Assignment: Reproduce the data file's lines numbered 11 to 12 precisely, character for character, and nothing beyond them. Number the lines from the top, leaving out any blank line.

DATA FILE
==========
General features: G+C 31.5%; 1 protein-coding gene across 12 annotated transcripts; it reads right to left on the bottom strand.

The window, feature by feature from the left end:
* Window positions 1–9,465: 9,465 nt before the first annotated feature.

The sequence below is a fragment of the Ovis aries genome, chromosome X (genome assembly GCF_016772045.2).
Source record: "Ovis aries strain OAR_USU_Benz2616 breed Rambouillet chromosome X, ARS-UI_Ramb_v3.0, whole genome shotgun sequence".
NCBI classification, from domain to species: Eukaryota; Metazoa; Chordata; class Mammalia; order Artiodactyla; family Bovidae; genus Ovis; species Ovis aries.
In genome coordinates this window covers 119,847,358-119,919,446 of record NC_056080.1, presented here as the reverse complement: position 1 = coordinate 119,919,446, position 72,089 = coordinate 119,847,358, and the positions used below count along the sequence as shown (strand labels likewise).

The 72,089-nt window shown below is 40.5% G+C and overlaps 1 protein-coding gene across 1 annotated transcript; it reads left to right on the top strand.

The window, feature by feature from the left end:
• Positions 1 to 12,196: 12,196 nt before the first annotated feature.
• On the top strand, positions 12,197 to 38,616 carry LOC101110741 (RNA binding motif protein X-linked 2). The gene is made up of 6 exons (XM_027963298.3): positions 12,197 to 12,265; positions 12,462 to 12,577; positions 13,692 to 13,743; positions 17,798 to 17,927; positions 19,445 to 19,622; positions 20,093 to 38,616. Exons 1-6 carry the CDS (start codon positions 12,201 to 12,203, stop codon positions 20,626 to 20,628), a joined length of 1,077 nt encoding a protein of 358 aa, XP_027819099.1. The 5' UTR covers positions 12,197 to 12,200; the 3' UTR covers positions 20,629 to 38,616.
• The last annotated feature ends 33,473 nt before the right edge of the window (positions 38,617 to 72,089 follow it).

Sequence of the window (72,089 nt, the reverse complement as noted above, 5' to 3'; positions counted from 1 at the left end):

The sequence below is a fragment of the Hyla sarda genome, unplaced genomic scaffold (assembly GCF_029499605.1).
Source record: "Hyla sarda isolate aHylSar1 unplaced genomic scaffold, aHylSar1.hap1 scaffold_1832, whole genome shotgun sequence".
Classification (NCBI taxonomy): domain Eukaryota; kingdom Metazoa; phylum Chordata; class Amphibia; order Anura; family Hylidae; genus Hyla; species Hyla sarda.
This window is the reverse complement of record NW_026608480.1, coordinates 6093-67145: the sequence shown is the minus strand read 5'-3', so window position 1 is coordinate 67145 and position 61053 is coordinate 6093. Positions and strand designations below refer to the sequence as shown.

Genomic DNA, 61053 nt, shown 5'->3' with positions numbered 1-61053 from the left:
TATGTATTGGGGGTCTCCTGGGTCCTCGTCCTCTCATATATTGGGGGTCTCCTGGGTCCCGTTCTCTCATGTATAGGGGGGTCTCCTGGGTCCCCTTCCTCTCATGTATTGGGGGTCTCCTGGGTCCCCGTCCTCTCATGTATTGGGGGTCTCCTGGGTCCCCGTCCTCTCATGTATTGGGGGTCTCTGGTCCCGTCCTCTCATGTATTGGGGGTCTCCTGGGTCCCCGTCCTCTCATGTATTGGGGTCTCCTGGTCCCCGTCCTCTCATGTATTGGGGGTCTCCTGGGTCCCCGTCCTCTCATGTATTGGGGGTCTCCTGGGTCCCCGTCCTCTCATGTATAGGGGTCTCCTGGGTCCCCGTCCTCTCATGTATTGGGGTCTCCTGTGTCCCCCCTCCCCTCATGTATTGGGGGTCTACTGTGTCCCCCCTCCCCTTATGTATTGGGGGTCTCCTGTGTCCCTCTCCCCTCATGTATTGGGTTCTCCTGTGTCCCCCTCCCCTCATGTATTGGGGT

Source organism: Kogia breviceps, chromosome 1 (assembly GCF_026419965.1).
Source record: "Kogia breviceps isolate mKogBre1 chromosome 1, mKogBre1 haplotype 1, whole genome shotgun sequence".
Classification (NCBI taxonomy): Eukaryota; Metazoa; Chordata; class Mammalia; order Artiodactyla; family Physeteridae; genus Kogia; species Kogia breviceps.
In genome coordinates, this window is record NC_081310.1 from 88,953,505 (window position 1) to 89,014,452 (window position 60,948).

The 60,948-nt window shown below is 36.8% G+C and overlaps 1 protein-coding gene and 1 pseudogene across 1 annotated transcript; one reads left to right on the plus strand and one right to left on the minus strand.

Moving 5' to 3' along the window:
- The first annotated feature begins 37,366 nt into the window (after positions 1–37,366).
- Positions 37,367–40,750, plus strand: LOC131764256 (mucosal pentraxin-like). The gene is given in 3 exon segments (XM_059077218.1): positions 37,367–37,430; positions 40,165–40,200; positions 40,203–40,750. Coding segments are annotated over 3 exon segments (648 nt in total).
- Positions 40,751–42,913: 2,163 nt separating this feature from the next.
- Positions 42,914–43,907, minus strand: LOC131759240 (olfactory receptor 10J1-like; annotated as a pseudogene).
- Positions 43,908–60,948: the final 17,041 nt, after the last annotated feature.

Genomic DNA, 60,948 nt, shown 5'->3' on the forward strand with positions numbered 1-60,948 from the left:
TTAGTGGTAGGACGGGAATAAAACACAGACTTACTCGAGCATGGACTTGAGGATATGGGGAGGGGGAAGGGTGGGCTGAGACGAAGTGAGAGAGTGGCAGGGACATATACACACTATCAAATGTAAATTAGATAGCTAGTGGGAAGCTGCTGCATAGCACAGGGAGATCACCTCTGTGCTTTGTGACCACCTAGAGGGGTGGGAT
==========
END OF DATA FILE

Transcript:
• On the top strand, positions 12,197 to 38,616 carry LOC101110741 (RNA binding motif protein X-linked 2). The gene is made up of 6 exons (XM_027963298.3): positions 12,197 to 12,265; positions 12,462 to 12,577; positions 13,692 to 13,743; positions 17,798 to 17,927; positions 19,445 to 19,622; positions 20,093 to 38,616. Exons 1-6 carry the CDS (start codon positions 12,201 to 12,203, stop codon positions 20,626 to 20,628), a joined length of 1,077 nt encoding a protein of 358 aa, XP_027819099.1. The 5' UTR covers positions 12,197 to 12,200; the 3' UTR covers positions 20,629 to 38,616.
• The last annotated feature ends 33,473 nt before the right edge of the window (positions 38,617 to 72,089 follow it).